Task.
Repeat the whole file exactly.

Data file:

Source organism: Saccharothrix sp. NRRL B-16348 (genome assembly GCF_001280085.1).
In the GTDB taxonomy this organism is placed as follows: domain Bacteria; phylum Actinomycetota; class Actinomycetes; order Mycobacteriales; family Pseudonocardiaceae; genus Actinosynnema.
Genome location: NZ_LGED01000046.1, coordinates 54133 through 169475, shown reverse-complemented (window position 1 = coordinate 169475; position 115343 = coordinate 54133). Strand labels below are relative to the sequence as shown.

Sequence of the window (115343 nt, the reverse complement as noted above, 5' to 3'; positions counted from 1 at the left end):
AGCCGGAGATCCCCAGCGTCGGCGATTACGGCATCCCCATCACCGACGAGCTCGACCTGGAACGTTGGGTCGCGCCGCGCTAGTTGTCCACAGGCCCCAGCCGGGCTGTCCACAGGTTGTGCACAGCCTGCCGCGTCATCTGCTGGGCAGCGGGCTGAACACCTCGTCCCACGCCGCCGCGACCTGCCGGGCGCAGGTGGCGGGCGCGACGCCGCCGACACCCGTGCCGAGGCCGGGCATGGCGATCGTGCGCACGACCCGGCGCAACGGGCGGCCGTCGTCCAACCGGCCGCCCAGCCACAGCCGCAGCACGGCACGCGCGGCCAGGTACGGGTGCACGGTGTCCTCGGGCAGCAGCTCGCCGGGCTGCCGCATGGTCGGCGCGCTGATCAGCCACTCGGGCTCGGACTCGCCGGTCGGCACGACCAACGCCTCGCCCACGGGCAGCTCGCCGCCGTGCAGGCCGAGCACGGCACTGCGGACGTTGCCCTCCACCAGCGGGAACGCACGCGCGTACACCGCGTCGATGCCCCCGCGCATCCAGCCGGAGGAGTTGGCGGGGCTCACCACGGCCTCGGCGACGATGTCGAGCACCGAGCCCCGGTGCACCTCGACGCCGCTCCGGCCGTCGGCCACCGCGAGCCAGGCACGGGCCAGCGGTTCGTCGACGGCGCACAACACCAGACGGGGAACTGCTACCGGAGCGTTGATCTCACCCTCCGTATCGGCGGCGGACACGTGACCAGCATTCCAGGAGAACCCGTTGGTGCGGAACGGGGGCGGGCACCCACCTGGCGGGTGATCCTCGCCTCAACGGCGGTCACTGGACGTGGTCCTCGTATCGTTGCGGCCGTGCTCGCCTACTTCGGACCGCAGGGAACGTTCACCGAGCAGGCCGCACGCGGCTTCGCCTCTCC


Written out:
Source organism: Saccharothrix sp. NRRL B-16348 (genome assembly GCF_001280085.1).
In the GTDB taxonomy this organism is placed as follows: domain Bacteria; phylum Actinomycetota; class Actinomycetes; order Mycobacteriales; family Pseudonocardiaceae; genus Actinosynnema.
Genome location: NZ_LGED01000046.1, coordinates 54133 through 169475, shown reverse-complemented (window position 1 = coordinate 169475; position 115343 = coordinate 54133). Strand labels below are relative to the sequence as shown.

Sequence of the window (115343 nt, the reverse complement as noted above, 5' to 3'; positions counted from 1 at the left end):
AGCCGGAGATCCCCAGCGTCGGCGATTACGGCATCCCCATCACCGACGAGCTCGACCTGGAACGTTGGGTCGCGCCGCGCTAGTTGTCCACAGGCCCCAGCCGGGCTGTCCACAGGTTGTGCACAGCCTGCCGCGTCATCTGCTGGGCAGCGGGCTGAACACCTCGTCCCACGCCGCCGCGACCTGCCGGGCGCAGGTGGCGGGCGCGACGCCGCCGACACCCGTGCCGAGGCCGGGCATGGCGATCGTGCGCACGACCCGGCGCAACGGGCGGCCGTCGTCCAACCGGCCGCCCAGCCACAGCCGCAGCACGGCACGCGCGGCCAGGTACGGGTGCACGGTGTCCTCGGGCAGCAGCTCGCCGGGCTGCCGCATGGTCGGCGCGCTGATCAGCCACTCGGGCTCGGACTCGCCGGTCGGCACGACCAACGCCTCGCCCACGGGCAGCTCGCCGCCGTGCAGGCCGAGCACGGCACTGCGGACGTTGCCCTCCACCAGCGGGAACGCACGCGCGTACACCGCGTCGATGCCCCCGCGCATCCAGCCGGAGGAGTTGGCGGGGCTCACCACGGCCTCGGCGACGATGTCGAGCACCGAGCCCCGGTGCACCTCGACGCCGCTCCGGCCGTCGGCCACCGCGAGCCAGGCACGGGCCAGCGGTTCGTCGACGGCGCACAACACCAGACGGGGAACTGCTACCGGAGCGTTGATCTCACCCTCCGTATCGGCGGCGGACACGTGACCAGCATTCCAGGAGAACCCGTTGGTGCGGAACGGGGGCGGGCACCCACCTGGCGGGTGATCCTCGCCTCAACGGCGGTCACTGGACGTGGTCCTCGTATCGTTGCGGCCGTGCTCGCCTACTTCGGACCGCAGGGAACGTTCACCGAGCAGGCCGCACGCGGCTTCGCCTCTCC